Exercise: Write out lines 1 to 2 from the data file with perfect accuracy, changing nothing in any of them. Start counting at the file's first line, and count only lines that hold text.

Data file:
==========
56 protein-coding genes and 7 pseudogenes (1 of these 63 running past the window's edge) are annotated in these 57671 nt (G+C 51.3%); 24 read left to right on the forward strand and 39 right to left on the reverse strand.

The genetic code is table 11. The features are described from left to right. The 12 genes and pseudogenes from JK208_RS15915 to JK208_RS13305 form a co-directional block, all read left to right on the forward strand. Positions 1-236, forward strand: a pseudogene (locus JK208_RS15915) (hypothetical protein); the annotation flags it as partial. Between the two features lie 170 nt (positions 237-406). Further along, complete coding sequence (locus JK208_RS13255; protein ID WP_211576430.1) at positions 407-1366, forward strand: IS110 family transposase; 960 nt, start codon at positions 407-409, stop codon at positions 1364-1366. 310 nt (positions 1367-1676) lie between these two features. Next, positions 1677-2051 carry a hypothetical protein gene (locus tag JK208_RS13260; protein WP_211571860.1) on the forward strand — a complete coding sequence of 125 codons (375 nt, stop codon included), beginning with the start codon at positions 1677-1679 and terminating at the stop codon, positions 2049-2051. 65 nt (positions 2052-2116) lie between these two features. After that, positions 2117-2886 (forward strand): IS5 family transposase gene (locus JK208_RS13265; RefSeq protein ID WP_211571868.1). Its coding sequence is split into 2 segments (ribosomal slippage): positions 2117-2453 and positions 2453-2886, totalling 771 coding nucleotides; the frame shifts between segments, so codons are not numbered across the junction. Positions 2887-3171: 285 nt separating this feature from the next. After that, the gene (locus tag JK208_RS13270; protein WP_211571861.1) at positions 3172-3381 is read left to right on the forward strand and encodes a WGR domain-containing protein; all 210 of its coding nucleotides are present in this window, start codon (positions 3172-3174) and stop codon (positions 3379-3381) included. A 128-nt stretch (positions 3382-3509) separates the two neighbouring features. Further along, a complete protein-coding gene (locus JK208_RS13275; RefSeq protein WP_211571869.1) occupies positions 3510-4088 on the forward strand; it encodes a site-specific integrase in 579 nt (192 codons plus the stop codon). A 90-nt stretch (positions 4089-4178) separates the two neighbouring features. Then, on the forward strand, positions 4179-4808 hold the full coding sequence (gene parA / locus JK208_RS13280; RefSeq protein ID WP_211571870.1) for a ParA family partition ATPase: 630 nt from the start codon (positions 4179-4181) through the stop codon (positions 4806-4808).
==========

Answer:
56 protein-coding genes and 7 pseudogenes (1 of these 63 running past the window's edge) are annotated in these 57671 nt (G+C 51.3%); 24 read left to right on the forward strand and 39 right to left on the reverse strand.

The genetic code is table 11. The features are described from left to right. The 12 genes and pseudogenes from JK208_RS15915 to JK208_RS13305 form a co-directional block, all read left to right on the forward strand. Positions 1-236, forward strand: a pseudogene (locus JK208_RS15915) (hypothetical protein); the annotation flags it as partial. Between the two features lie 170 nt (positions 237-406). Further along, complete coding sequence (locus JK208_RS13255; protein ID WP_211576430.1) at positions 407-1366, forward strand: IS110 family transposase; 960 nt, start codon at positions 407-409, stop codon at positions 1364-1366. 310 nt (positions 1367-1676) lie between these two features. Next, positions 1677-2051 carry a hypothetical protein gene (locus tag JK208_RS13260; protein WP_211571860.1) on the forward strand — a complete coding sequence of 125 codons (375 nt, stop codon included), beginning with the start codon at positions 1677-1679 and terminating at the stop codon, positions 2049-2051. 65 nt (positions 2052-2116) lie between these two features. After that, positions 2117-2886 (forward strand): IS5 family transposase gene (locus JK208_RS13265; RefSeq protein ID WP_211571868.1). Its coding sequence is split into 2 segments (ribosomal slippage): positions 2117-2453 and positions 2453-2886, totalling 771 coding nucleotides; the frame shifts between segments, so codons are not numbered across the junction. Positions 2887-3171: 285 nt separating this feature from the next. After that, the gene (locus tag JK208_RS13270; protein WP_211571861.1) at positions 3172-3381 is read left to right on the forward strand and encodes a WGR domain-containing protein; all 210 of its coding nucleotides are present in this window, start codon (positions 3172-3174) and stop codon (positions 3379-3381) included. A 128-nt stretch (positions 3382-3509) separates the two neighbouring features. Further along, a complete protein-coding gene (locus JK208_RS13275; RefSeq protein WP_211571869.1) occupies positions 3510-4088 on the forward strand; it encodes a site-specific integrase in 579 nt (192 codons plus the stop codon). A 90-nt stretch (positions 4089-4178) separates the two neighbouring features. Then, on the forward strand, positions 4179-4808 hold the full coding sequence (gene parA / locus JK208_RS13280; RefSeq protein ID WP_211571870.1) for a ParA family partition ATPase: 630 nt from the start codon (positions 4179-4181) through the stop codon (positions 4806-4808).